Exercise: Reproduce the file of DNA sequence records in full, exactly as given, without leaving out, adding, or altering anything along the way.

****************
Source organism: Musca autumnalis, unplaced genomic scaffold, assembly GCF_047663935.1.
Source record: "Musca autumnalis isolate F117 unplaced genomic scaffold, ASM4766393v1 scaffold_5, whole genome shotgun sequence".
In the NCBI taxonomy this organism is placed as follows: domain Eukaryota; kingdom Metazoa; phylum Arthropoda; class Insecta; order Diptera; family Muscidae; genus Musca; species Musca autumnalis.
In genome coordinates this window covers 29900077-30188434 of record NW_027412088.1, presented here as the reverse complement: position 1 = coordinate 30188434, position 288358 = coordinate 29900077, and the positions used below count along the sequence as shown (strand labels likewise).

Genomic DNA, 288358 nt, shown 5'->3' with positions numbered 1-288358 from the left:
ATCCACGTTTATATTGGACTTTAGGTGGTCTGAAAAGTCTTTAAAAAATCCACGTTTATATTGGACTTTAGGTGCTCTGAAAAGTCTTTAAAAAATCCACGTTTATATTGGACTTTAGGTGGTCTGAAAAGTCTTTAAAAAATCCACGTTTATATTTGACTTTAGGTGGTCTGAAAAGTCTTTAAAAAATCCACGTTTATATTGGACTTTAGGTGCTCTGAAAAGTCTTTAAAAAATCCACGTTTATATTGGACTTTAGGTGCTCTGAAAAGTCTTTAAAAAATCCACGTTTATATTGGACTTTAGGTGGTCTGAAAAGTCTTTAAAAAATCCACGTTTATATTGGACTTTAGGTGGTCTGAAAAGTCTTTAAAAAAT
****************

Source organism: Musca autumnalis, unplaced genomic scaffold, assembly GCF_047663935.1.
Source record: "Musca autumnalis isolate F117 unplaced genomic scaffold, ASM4766393v1 scaffold_5, whole genome shotgun sequence".
In the NCBI taxonomy this organism is placed as follows: domain Eukaryota; kingdom Metazoa; phylum Arthropoda; class Insecta; order Diptera; family Muscidae; genus Musca; species Musca autumnalis.
In genome coordinates this window covers 29900077-30188434 of record NW_027412088.1, presented here as the reverse complement: position 1 = coordinate 30188434, position 288358 = coordinate 29900077, and the positions used below count along the sequence as shown (strand labels likewise).

Genomic DNA, 288358 nt, shown 5'->3' with positions numbered 1-288358 from the left:
ATCCACGTTTATATTGGACTTTAGGTGGTCTGAAAAGTCTTTAAAAAATCCACGTTTATATTGGACTTTAGGTGCTCTGAAAAGTCTTTAAAAAATCCACGTTTATATTGGACTTTAGGTGGTCTGAAAAGTCTTTAAAAAATCCACGTTTATATTTGACTTTAGGTGGTCTGAAAAGTCTTTAAAAAATCCACGTTTATATTGGACTTTAGGTGCTCTGAAAAGTCTTTAAAAAATCCACGTTTATATTGGACTTTAGGTGCTCTGAAAAGTCTTTAAAAAATCCACGTTTATATTGGACTTTAGGTGGTCTGAAAAGTCTTTAAAAAATCCACGTTTATATTGGACTTTAGGTGGTCTGAAAAGTCTTTAAAAAAT